May 20, 2015
Why Does My Kid Think He Needs To Cut Weight?
In the United States it is most likely that your child’s coach cut weight, his coach cut weight, and his coach cut weight. With that long history of weight cutting, it is almost guaranteed that your child’s coach is going to encourage them to cut weight. They will look at a wrestler who has probably never wrestled before, never done any strength training, knows absolutely nothing about nutrition, and tell them that they need to lose 10 or 20 pounds. It is a classic case of monkey see, monkey do, and it’s hard to blame coaches that do this. They are just doing what they’ve learned. Also when a new wrestler looks around and sees his teammates starving themselves, running around in plastics all the time, practicing with multiple layers of clothes on, and spitting in cups, it’s not hard to imagine that he will follow suit and do those same things.
As I traveled the world as an athlete, I noticed something that was very different about how other countries approached weight cutting. Sure at the senior level there were still athletes who cut significant amounts of weight, but they were significantly fewer in number who were trying to lose as much weight as some of the US athletes. Instead, I noticed more athletes that would wrestle up a weight class for most of the year, and then they would drop for the world championships or a continental championship. They just wrestled what they weighed for most of the year. I also remember seeing athletes who would decide to permanently move up weight classes. Instead of trying to kill themselves and stay down in a weight class that wasn’t realistic for them, they would just do more strength training in an attempt to get stronger for their new weight class. I imagine that rarely do youth, and high school coaches consider having their athletes just move up weight classes. You’ve got to be brave to wrestle up. At first, it is a challenge to wrestle bigger and stronger opponents, however, you will make the adjustments. Also if your’e being diligent in your strength training, you will get stronger. The body will respond.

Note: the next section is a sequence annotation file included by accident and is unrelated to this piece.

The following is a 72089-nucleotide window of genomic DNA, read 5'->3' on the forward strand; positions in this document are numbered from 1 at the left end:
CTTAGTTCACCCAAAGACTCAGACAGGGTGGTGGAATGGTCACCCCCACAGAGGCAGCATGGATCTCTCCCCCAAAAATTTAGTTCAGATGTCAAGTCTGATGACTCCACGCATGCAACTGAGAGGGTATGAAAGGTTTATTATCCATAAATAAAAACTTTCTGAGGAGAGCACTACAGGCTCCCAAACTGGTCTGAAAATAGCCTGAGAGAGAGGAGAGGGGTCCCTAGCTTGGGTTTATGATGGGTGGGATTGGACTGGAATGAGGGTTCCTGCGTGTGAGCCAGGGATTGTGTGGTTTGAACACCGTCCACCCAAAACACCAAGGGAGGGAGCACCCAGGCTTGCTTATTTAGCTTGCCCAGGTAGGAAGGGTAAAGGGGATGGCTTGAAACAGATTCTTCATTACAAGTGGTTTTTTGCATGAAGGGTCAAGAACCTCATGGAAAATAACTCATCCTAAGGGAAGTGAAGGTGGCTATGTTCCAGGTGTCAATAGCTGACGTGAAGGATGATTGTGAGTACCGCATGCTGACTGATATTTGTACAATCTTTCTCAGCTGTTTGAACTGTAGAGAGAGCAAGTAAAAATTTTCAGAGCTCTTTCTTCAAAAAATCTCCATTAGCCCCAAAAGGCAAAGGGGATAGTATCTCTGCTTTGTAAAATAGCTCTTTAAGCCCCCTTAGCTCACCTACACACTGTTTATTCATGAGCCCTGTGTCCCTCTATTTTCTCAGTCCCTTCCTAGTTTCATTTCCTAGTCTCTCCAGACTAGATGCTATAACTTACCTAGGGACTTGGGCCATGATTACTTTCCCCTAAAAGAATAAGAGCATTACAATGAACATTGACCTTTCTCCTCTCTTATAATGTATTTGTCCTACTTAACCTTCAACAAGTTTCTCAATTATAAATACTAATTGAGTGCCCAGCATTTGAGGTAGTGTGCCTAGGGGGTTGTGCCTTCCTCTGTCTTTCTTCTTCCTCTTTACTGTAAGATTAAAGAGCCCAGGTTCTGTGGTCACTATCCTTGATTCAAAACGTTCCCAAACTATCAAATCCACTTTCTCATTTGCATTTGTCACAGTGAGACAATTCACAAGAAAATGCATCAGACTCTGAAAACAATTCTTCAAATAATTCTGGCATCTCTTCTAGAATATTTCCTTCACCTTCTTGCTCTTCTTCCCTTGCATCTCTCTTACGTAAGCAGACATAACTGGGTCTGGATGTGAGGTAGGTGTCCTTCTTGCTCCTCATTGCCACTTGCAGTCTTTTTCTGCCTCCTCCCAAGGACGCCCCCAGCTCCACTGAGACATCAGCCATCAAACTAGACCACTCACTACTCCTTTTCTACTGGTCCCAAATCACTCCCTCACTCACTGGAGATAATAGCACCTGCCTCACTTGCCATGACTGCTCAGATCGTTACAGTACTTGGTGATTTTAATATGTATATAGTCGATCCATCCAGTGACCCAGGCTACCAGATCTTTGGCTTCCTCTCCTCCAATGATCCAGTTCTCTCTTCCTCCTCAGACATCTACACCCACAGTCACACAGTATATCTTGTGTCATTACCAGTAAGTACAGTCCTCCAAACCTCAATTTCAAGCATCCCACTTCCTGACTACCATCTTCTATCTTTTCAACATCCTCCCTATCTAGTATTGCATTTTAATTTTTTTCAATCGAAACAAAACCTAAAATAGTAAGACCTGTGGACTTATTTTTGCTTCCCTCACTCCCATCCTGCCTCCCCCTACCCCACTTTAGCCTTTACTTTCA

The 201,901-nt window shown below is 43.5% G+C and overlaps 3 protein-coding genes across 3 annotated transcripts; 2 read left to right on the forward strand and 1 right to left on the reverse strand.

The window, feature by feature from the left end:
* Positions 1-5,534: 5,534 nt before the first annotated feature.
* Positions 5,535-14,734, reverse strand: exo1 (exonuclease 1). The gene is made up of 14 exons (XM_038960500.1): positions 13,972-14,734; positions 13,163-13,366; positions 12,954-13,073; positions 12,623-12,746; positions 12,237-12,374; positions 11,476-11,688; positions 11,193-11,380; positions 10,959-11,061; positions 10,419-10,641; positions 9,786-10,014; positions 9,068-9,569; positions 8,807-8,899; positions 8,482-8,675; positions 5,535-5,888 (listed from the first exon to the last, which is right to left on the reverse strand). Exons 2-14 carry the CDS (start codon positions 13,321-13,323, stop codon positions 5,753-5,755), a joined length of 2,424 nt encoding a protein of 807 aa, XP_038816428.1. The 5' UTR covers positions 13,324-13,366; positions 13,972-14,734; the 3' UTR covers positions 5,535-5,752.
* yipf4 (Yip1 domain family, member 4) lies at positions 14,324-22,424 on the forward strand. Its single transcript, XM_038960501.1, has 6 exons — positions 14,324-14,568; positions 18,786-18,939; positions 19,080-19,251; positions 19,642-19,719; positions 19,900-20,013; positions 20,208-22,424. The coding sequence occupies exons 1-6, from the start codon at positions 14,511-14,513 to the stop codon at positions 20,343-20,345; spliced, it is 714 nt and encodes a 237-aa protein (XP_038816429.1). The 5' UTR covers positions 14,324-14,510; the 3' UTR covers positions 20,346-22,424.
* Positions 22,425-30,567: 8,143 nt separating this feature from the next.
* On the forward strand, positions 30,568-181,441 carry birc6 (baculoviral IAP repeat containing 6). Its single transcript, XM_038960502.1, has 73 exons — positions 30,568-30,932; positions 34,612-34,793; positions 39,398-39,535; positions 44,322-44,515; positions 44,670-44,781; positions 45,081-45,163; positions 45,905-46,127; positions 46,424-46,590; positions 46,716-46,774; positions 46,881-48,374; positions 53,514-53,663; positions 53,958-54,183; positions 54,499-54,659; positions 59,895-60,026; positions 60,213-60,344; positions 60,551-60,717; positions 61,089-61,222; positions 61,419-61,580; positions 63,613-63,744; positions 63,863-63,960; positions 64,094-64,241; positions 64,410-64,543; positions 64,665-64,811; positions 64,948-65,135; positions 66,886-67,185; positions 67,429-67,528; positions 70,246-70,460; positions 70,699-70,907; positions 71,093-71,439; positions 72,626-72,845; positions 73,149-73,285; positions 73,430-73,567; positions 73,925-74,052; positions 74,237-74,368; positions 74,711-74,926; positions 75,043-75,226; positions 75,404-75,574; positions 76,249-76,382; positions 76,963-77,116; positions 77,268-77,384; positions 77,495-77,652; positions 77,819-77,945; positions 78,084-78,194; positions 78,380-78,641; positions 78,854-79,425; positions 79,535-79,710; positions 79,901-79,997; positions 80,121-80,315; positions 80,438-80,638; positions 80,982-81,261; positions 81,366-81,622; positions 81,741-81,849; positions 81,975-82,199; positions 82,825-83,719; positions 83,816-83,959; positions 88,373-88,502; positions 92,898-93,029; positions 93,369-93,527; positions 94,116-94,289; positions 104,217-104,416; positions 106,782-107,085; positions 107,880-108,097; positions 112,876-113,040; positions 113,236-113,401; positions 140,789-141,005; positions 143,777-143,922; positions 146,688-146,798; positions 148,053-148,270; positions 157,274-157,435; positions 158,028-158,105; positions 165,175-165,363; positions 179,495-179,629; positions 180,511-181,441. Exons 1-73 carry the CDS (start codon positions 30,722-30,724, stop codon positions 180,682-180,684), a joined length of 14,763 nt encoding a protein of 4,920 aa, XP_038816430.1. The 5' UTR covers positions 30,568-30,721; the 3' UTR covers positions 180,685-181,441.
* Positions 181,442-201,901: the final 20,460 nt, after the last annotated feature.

There is definitely something to be said about proper nutrition. The American diet can be extremely unhealthy. Packaged and processed food is easy to consume on a regular basis. It is good for athletes to understand that what they put in their bodies will affect their performance not only in competition but in their daily training activities as well. There is also something to be said about having the discipline to lose weight. If you can discipline yourself to be in control of your diet, you can pretty much be disciplined about anything. If kids do want to drop a weight class, it should be a gradual cut. They should start dieting well before the wrestling season even starts. If they make gradual changes far enough out from the wrestling season even starting, they will feel much better and perform much better than if they were to follow the common crash dieting that takes place in various wrestling programs. If kids are very young and still growing, they should be getting what their bodies need to grow and develop. Making little kids cut weight is a terrible idea. If you have your little kid cutting a lot of weight while they are young, chances are they won’t be wrestling much when they are older.
The most helpful thing that a parent can do to help change the paradigm of needing to cut weight is to educate their child about proper nutrition. The parent can also help their child by working with their child. If you want your child to do things a certain way, show them how. Your example will be the greatest teacher that they will ever have. You can help them lose weight the right way by doing it yourself. You can help them with getting stronger by doing it yourself. You will feel better and your kids will respect you more for it. There are too many kids that quit wrestling too early because of bad weight cuts. The sport is hard enough without trying to do it while starving.